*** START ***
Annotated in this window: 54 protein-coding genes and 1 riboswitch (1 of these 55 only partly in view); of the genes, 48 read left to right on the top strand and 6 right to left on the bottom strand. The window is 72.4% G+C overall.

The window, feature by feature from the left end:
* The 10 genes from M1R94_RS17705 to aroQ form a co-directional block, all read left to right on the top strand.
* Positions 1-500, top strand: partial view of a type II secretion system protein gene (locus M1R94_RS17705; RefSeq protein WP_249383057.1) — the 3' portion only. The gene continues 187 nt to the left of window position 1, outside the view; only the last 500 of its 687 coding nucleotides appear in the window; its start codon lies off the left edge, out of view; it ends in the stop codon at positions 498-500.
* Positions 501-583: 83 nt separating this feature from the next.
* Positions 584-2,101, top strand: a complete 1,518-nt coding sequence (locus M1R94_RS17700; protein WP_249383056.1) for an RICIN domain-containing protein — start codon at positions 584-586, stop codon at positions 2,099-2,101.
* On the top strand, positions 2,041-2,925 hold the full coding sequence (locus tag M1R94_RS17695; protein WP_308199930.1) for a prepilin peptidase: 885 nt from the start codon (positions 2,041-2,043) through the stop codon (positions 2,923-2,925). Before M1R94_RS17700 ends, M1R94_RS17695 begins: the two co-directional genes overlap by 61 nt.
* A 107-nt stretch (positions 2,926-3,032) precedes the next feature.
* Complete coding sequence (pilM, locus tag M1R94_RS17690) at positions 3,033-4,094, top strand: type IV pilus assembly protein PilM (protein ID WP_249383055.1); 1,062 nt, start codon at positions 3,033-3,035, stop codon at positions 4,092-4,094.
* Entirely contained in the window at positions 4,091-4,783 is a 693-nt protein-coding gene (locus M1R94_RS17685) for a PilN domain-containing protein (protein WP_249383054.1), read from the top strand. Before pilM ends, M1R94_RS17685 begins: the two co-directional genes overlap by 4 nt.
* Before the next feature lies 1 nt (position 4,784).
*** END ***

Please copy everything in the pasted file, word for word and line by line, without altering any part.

Annotated in this window: 54 protein-coding genes and 1 riboswitch (1 of these 55 only partly in view); of the genes, 48 read left to right on the top strand and 6 right to left on the bottom strand. The window is 72.4% G+C overall.

The window, feature by feature from the left end:
* The 10 genes from M1R94_RS17705 to aroQ form a co-directional block, all read left to right on the top strand.
* Positions 1-500, top strand: partial view of a type II secretion system protein gene (locus M1R94_RS17705; RefSeq protein WP_249383057.1) — the 3' portion only. The gene continues 187 nt to the left of window position 1, outside the view; only the last 500 of its 687 coding nucleotides appear in the window; its start codon lies off the left edge, out of view; it ends in the stop codon at positions 498-500.
* Positions 501-583: 83 nt separating this feature from the next.
* Positions 584-2,101, top strand: a complete 1,518-nt coding sequence (locus M1R94_RS17700; protein WP_249383056.1) for an RICIN domain-containing protein — start codon at positions 584-586, stop codon at positions 2,099-2,101.
* On the top strand, positions 2,041-2,925 hold the full coding sequence (locus tag M1R94_RS17695; protein WP_308199930.1) for a prepilin peptidase: 885 nt from the start codon (positions 2,041-2,043) through the stop codon (positions 2,923-2,925). Before M1R94_RS17700 ends, M1R94_RS17695 begins: the two co-directional genes overlap by 61 nt.
* A 107-nt stretch (positions 2,926-3,032) precedes the next feature.
* Complete coding sequence (pilM, locus tag M1R94_RS17690) at positions 3,033-4,094, top strand: type IV pilus assembly protein PilM (protein ID WP_249383055.1); 1,062 nt, start codon at positions 3,033-3,035, stop codon at positions 4,092-4,094.
* Entirely contained in the window at positions 4,091-4,783 is a 693-nt protein-coding gene (locus M1R94_RS17685) for a PilN domain-containing protein (protein WP_249383054.1), read from the top strand. Before pilM ends, M1R94_RS17685 begins: the two co-directional genes overlap by 4 nt.
* Before the next feature lies 1 nt (position 4,784).